Rav Weiss references in this context a responsum by Rav Efrayim Oshry, in Mi-ma’amakim (4:5), regarding a situation that arose in the Kovno Ghetto on the first day of Sukkot, 5703 (1942). Unfortunately, the Jews in the ghetto did not have access to the arba minim, but, as it turned out, a certain Jew had arrived from Vilna with a set of arba minim before Yom Tov – which began that year on Shabbat. The Nazis ordered that the Jew must return to Vilna on Motzaei Shabbat, the second night of Yom Tov. On Shabbat, the first day of Yom Tov, many Jews in the ghetto took the arba minim, despite the rabbinic enactment not to take the arba minim on Shabbat. Since this was their only opportunity to fulfill the mitzva that year, they felt they should do so, despite Chazal’s having suspended the obligation of arba minim on Shabbat. Rav Oshry relates that after Shabbat, he brought this question to the ailing rav of Kovno, Rav Avraham Dov Ber Kahana-Shapiro (the Devar Avraham). Rav Kahana-Shapiro replied that the Jews were allowed to take the arba minim on Shabbat, and even recite a berakha over the mitzva, because Chazal’s enactment was not intended for this kind of circumstance.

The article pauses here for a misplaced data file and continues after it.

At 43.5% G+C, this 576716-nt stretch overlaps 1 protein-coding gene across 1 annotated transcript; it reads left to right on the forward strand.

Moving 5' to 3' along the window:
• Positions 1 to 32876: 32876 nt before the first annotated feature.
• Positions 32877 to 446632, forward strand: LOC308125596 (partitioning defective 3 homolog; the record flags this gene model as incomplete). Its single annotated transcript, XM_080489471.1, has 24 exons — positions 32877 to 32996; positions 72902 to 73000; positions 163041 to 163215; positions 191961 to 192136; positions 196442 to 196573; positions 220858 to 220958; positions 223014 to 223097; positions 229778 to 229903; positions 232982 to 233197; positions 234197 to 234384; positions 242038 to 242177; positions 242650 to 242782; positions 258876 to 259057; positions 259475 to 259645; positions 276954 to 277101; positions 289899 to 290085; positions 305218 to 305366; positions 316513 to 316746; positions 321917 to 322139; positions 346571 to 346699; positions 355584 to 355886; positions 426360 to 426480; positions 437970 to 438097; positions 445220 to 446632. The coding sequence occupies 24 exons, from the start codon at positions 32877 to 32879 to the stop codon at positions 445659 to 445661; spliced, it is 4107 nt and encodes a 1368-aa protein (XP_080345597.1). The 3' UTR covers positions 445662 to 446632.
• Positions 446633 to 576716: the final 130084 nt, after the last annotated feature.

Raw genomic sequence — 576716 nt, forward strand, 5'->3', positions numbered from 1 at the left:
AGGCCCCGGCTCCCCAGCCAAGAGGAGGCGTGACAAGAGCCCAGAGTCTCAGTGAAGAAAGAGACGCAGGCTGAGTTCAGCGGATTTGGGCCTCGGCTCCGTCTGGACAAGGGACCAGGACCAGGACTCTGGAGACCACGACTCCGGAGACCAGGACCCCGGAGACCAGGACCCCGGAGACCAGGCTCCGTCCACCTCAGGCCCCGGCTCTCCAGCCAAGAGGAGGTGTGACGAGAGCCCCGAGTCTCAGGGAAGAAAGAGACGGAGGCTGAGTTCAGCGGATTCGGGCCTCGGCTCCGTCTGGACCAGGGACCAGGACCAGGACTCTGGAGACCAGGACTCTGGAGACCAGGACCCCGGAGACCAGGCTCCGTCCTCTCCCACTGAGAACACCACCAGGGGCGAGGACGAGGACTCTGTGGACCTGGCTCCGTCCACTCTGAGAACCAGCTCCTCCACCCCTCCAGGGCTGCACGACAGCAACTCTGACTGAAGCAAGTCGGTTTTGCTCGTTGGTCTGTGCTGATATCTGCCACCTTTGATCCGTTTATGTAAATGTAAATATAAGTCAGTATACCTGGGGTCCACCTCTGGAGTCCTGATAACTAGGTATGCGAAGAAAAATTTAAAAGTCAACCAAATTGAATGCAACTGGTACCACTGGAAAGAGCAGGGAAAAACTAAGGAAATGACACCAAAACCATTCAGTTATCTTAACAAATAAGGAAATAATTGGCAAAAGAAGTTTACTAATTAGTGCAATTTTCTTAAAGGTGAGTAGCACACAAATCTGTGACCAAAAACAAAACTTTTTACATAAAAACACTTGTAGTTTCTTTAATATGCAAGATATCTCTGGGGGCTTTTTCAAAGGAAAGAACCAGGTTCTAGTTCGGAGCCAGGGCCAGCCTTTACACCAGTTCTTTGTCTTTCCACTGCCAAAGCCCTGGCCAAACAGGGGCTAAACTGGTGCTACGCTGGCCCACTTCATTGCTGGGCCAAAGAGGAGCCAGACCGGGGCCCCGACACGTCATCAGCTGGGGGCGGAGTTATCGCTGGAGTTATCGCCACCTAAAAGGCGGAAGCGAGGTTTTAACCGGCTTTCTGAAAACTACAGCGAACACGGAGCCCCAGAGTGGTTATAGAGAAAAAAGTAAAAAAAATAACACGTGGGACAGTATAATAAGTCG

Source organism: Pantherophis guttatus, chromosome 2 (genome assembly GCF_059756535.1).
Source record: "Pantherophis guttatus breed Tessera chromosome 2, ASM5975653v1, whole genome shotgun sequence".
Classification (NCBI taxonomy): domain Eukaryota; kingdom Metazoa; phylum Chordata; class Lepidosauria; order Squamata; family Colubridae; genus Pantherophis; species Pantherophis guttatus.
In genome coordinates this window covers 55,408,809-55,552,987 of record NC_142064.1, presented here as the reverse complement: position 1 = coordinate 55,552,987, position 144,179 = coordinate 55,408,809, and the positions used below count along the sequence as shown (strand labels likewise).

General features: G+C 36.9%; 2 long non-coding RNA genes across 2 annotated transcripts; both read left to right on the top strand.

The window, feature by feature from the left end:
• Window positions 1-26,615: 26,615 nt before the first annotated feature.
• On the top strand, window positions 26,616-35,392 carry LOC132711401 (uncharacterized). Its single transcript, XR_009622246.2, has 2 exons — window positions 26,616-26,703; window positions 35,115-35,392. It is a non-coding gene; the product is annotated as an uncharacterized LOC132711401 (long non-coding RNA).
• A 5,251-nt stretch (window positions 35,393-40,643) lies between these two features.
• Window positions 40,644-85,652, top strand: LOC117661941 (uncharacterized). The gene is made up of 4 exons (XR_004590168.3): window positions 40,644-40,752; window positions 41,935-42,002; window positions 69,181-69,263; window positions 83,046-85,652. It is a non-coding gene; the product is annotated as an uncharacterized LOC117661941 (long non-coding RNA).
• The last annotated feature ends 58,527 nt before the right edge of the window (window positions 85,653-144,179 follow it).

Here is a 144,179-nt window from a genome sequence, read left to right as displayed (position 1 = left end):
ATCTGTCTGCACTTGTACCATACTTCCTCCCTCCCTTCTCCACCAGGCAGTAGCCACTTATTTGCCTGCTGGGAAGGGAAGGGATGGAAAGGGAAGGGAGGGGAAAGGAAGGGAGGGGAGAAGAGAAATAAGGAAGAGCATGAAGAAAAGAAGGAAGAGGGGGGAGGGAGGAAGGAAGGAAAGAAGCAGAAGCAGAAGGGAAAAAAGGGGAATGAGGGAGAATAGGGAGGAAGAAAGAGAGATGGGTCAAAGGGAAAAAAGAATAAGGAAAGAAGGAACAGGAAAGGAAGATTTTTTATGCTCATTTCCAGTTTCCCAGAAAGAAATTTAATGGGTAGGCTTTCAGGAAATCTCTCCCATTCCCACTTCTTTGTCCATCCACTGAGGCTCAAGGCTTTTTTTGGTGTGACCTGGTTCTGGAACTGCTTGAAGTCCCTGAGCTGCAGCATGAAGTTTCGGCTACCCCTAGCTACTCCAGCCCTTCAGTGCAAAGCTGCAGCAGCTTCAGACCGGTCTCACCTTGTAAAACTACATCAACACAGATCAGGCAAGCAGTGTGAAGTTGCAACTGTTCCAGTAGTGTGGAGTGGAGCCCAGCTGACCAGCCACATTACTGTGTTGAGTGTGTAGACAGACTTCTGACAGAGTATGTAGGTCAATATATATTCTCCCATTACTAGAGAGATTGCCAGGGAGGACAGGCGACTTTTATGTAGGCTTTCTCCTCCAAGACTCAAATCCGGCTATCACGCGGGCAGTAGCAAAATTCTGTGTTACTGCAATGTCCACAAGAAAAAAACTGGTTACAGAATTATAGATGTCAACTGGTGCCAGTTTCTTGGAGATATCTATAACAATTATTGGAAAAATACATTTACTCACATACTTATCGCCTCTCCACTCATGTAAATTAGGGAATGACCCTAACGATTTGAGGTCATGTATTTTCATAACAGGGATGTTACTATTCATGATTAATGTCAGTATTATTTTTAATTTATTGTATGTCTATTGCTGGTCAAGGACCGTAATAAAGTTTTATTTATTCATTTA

Rav Weiss avers that this remark was not intended as an actual halakhic ruling which can serve as a precedent relevant to other situations. Rav Kahana-Shapiro here was bemoaning the unparalleled hardship and suffering the Jews were enduring during the Holocaust, observing that their dire circumstances could not have been foreseen by Chazal. After the fact, he was not going to voice disapproval of the ghetto inmates’ fierce desire to perform a mitzva, and so he made this comment justifying their decision. We cannot, Rav Weiss contends, reach halakhic conclusions on the basis of this precedent regarding other situations of a mitzva which would be impossible to perform after Shabbat. If the Sages enacted that it is suspended on Shabbat, then one should not perform it on Shabbat, regardless of the impossibility of fulfilling the mitzva the next day.